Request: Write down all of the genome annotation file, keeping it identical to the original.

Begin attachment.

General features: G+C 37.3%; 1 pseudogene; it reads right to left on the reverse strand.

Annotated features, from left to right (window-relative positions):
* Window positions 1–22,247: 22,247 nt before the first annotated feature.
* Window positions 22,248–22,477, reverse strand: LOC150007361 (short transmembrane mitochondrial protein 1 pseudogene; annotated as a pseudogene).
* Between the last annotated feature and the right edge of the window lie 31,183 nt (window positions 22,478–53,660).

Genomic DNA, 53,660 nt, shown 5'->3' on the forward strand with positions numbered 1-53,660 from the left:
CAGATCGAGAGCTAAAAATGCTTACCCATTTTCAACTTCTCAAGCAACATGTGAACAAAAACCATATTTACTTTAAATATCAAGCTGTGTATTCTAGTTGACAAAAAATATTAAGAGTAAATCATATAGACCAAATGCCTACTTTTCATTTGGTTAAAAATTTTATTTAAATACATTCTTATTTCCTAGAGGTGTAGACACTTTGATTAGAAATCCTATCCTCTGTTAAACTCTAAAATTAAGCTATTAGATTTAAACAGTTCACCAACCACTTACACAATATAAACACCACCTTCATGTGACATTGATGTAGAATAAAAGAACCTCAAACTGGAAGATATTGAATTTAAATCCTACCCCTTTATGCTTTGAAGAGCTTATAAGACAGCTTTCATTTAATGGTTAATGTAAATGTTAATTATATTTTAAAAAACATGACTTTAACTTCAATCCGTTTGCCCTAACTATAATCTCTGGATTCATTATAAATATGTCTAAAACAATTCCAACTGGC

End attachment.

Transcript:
General features: G+C 37.3%; 1 pseudogene; it reads right to left on the reverse strand.

Annotated features, from left to right (window-relative positions):
* Window positions 1–22,247: 22,247 nt before the first annotated feature.
* Window positions 22,248–22,477, reverse strand: LOC150007361 (short transmembrane mitochondrial protein 1 pseudogene; annotated as a pseudogene).
* Between the last annotated feature and the right edge of the window lie 31,183 nt (window positions 22,478–53,660).

Genomic DNA, 53,660 nt, shown 5'->3' on the forward strand with positions numbered 1-53,660 from the left:
CAGATCGAGAGCTAAAAATGCTTACCCATTTTCAACTTCTCAAGCAACATGTGAACAAAAACCATATTTACTTTAAATATCAAGCTGTGTATTCTAGTTGACAAAAAATATTAAGAGTAAATCATATAGACCAAATGCCTACTTTTCATTTGGTTAAAAATTTTATTTAAATACATTCTTATTTCCTAGAGGTGTAGACACTTTGATTAGAAATCCTATCCTCTGTTAAACTCTAAAATTAAGCTATTAGATTTAAACAGTTCACCAACCACTTACACAATATAAACACCACCTTCATGTGACATTGATGTAGAATAAAAGAACCTCAAACTGGAAGATATTGAATTTAAATCCTACCCCTTTATGCTTTGAAGAGCTTATAAGACAGCTTTCATTTAATGGTTAATGTAAATGTTAATTATATTTTAAAAAACATGACTTTAACTTCAATCCGTTTGCCCTAACTATAATCTCTGGATTCATTATAAATATGTCTAAAACAATTCCAACTGGC